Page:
Deciphering the Final Four 2018 – Team Profiles

“It’s going to be a tough game. It’s the Final Four. We know what we have in front of us. We have to play for 40 minutes if we want the title. They guard, they play defense really well. They force you to make difficult shots and they do a good job of making shots. I understand what’s at stake. If we come out with confidence and play hard, I think we can get the job done. [The keys to winning are] rebounding the ball and making them take tough shots.” Trey Thompkins (Euroleague.net – Pre-Championship Press Release, 2018)

Above-mentioned interview Real Madrid’s successful forward, Trey Thompkins, depicted that Real Madrid has already made a deep and multidimensional statistical analysis of the other finalist, Fenerbahce Dogus. These teams were also faced with each other during F4 in 2015. Real Madrid defeated his opponent with an overwhelming game in the semi-finals;  then passed the Olympiacos Piraeus and reached the cup at their home. However, Zeljko Obradovic’s Fenerbahce has upset the balance of European basketball over the last 3 years, while attending their 4th consecutive F4 in Belgrade as the titleholder.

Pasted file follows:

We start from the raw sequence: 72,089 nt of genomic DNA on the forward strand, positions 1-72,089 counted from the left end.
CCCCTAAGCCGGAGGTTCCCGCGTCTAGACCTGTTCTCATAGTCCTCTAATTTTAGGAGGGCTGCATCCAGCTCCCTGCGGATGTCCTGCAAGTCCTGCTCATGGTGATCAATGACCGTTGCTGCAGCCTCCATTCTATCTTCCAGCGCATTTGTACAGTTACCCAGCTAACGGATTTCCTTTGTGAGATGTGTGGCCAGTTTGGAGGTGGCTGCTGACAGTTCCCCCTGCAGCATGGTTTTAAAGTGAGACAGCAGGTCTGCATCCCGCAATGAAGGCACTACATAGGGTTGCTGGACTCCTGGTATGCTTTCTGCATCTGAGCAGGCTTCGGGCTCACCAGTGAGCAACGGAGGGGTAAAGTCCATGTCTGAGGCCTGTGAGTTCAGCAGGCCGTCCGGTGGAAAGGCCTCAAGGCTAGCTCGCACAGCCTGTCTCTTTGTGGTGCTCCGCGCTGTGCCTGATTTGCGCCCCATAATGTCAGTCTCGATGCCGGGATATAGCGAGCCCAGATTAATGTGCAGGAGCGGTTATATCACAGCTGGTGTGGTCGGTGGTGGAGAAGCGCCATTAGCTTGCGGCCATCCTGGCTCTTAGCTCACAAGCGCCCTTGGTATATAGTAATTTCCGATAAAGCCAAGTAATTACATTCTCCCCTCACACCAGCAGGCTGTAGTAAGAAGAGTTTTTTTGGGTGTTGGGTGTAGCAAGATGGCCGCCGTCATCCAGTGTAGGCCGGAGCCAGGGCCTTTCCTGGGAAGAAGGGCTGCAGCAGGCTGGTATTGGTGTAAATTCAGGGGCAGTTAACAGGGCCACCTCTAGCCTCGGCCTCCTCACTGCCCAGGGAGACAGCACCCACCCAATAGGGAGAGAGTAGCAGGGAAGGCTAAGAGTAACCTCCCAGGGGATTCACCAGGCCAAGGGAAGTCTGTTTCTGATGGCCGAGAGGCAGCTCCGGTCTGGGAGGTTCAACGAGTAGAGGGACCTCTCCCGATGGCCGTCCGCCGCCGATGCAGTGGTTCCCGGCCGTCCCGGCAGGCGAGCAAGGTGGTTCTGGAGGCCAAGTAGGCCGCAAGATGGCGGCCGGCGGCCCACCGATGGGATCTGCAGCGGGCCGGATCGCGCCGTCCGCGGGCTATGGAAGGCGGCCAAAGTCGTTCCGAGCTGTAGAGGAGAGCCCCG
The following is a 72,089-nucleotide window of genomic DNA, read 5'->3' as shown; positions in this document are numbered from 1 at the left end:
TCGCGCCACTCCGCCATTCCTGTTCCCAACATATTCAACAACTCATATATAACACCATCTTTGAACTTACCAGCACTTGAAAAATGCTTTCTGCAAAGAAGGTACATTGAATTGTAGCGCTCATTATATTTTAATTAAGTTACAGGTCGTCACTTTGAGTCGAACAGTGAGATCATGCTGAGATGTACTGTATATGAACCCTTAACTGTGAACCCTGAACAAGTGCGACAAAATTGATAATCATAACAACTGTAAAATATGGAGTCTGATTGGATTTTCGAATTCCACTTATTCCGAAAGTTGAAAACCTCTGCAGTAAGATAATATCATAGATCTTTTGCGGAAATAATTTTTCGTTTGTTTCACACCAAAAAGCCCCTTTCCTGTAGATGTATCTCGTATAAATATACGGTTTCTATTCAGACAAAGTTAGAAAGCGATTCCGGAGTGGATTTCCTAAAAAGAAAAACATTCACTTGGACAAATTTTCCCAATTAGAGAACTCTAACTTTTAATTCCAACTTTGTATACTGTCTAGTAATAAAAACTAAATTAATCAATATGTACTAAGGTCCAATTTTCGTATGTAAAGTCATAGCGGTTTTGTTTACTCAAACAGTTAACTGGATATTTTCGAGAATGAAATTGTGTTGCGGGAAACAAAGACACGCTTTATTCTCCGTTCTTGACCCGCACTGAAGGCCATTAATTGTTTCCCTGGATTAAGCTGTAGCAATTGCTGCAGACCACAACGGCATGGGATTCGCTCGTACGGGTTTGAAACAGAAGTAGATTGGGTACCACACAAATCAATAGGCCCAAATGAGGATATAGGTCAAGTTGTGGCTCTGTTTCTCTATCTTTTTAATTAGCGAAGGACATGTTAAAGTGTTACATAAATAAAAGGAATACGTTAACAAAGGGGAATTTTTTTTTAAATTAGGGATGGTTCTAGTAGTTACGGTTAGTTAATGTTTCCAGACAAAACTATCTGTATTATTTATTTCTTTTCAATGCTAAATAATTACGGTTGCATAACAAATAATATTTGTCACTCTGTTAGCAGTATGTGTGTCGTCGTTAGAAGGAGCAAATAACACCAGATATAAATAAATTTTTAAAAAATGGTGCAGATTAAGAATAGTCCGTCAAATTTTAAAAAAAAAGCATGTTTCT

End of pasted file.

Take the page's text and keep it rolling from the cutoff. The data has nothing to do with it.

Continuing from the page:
In sum, Los Blancos denied Fenerbahce Dogus a repeat title and took the trophy home to the Madrid for the 10th time by defeating them 85-80 at Stark Arena, after knocking off the first-place team all season, CSKA Moscow, in the semi-finals. While Luka Doncic meritedly earned the Final Four MVP honour, Fabien Causeur and Trey Thompkins kept pace with Slovenian starlet by scoring 17 points and 10 points, respectively. On the other hand, Zalgiris Kaunas, which appeared in Final Four for the first time since 1999, beat CSKA Moscow in the third-place game.